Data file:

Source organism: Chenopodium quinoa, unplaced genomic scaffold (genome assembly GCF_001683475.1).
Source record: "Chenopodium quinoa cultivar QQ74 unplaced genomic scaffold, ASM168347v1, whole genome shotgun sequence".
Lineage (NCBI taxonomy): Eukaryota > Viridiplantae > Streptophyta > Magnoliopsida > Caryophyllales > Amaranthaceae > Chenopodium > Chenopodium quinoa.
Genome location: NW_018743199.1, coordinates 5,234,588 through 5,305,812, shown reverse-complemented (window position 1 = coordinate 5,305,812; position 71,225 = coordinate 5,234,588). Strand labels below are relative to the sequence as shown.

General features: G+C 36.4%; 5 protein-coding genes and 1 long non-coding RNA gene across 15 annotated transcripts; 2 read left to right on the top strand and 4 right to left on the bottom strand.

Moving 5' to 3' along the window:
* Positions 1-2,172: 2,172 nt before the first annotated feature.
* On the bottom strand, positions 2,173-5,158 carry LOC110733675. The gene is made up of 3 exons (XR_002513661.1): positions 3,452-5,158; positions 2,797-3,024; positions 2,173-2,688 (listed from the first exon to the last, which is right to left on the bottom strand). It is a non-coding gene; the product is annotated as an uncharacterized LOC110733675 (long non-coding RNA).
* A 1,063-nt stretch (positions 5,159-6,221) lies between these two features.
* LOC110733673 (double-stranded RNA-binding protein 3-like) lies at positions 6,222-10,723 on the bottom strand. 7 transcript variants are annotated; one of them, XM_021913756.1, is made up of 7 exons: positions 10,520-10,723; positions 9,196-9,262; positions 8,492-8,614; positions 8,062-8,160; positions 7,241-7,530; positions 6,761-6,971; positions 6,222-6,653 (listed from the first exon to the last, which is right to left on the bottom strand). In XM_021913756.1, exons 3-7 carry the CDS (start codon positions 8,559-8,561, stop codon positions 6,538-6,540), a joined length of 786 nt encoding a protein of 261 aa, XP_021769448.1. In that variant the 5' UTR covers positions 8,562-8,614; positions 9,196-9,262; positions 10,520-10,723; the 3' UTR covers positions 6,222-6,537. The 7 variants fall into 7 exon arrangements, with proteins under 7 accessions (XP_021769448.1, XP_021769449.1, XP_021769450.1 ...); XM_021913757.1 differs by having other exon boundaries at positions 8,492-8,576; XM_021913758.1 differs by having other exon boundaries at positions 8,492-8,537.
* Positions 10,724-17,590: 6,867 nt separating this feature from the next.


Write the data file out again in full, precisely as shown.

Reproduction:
Source organism: Chenopodium quinoa, unplaced genomic scaffold (genome assembly GCF_001683475.1).
Source record: "Chenopodium quinoa cultivar QQ74 unplaced genomic scaffold, ASM168347v1, whole genome shotgun sequence".
Lineage (NCBI taxonomy): Eukaryota > Viridiplantae > Streptophyta > Magnoliopsida > Caryophyllales > Amaranthaceae > Chenopodium > Chenopodium quinoa.
Genome location: NW_018743199.1, coordinates 5,234,588 through 5,305,812, shown reverse-complemented (window position 1 = coordinate 5,305,812; position 71,225 = coordinate 5,234,588). Strand labels below are relative to the sequence as shown.

General features: G+C 36.4%; 5 protein-coding genes and 1 long non-coding RNA gene across 15 annotated transcripts; 2 read left to right on the top strand and 4 right to left on the bottom strand.

Moving 5' to 3' along the window:
* Positions 1-2,172: 2,172 nt before the first annotated feature.
* On the bottom strand, positions 2,173-5,158 carry LOC110733675. The gene is made up of 3 exons (XR_002513661.1): positions 3,452-5,158; positions 2,797-3,024; positions 2,173-2,688 (listed from the first exon to the last, which is right to left on the bottom strand). It is a non-coding gene; the product is annotated as an uncharacterized LOC110733675 (long non-coding RNA).
* A 1,063-nt stretch (positions 5,159-6,221) lies between these two features.
* LOC110733673 (double-stranded RNA-binding protein 3-like) lies at positions 6,222-10,723 on the bottom strand. 7 transcript variants are annotated; one of them, XM_021913756.1, is made up of 7 exons: positions 10,520-10,723; positions 9,196-9,262; positions 8,492-8,614; positions 8,062-8,160; positions 7,241-7,530; positions 6,761-6,971; positions 6,222-6,653 (listed from the first exon to the last, which is right to left on the bottom strand). In XM_021913756.1, exons 3-7 carry the CDS (start codon positions 8,559-8,561, stop codon positions 6,538-6,540), a joined length of 786 nt encoding a protein of 261 aa, XP_021769448.1. In that variant the 5' UTR covers positions 8,562-8,614; positions 9,196-9,262; positions 10,520-10,723; the 3' UTR covers positions 6,222-6,537. The 7 variants fall into 7 exon arrangements, with proteins under 7 accessions (XP_021769448.1, XP_021769449.1, XP_021769450.1 ...); XM_021913757.1 differs by having other exon boundaries at positions 8,492-8,576; XM_021913758.1 differs by having other exon boundaries at positions 8,492-8,537.
* Positions 10,724-17,590: 6,867 nt separating this feature from the next.